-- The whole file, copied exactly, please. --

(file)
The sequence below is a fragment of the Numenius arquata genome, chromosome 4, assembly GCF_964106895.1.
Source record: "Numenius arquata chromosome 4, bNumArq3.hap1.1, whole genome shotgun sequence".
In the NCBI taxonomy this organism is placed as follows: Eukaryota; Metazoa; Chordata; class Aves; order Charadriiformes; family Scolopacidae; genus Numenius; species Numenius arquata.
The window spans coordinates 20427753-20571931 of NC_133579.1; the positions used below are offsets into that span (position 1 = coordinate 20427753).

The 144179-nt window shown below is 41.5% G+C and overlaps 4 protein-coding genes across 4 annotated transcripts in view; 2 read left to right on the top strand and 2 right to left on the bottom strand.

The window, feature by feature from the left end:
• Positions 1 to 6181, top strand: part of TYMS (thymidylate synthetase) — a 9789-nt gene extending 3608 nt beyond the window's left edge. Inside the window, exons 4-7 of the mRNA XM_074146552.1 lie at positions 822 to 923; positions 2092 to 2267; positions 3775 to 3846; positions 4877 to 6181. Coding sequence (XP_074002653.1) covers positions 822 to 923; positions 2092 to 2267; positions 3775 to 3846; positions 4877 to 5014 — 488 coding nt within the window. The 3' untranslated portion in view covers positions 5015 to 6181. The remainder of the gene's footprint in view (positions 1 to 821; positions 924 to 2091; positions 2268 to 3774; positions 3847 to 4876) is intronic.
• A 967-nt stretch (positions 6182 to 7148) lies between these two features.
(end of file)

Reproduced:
The sequence below is a fragment of the Numenius arquata genome, chromosome 4, assembly GCF_964106895.1.
Source record: "Numenius arquata chromosome 4, bNumArq3.hap1.1, whole genome shotgun sequence".
In the NCBI taxonomy this organism is placed as follows: Eukaryota; Metazoa; Chordata; class Aves; order Charadriiformes; family Scolopacidae; genus Numenius; species Numenius arquata.
The window spans coordinates 20427753-20571931 of NC_133579.1; the positions used below are offsets into that span (position 1 = coordinate 20427753).

The 144179-nt window shown below is 41.5% G+C and overlaps 4 protein-coding genes across 4 annotated transcripts in view; 2 read left to right on the top strand and 2 right to left on the bottom strand.

The window, feature by feature from the left end:
• Positions 1 to 6181, top strand: part of TYMS (thymidylate synthetase) — a 9789-nt gene extending 3608 nt beyond the window's left edge. Inside the window, exons 4-7 of the mRNA XM_074146552.1 lie at positions 822 to 923; positions 2092 to 2267; positions 3775 to 3846; positions 4877 to 6181. Coding sequence (XP_074002653.1) covers positions 822 to 923; positions 2092 to 2267; positions 3775 to 3846; positions 4877 to 5014 — 488 coding nt within the window. The 3' untranslated portion in view covers positions 5015 to 6181. The remainder of the gene's footprint in view (positions 1 to 821; positions 924 to 2091; positions 2268 to 3774; positions 3847 to 4876) is intronic.
• A 967-nt stretch (positions 6182 to 7148) lies between these two features.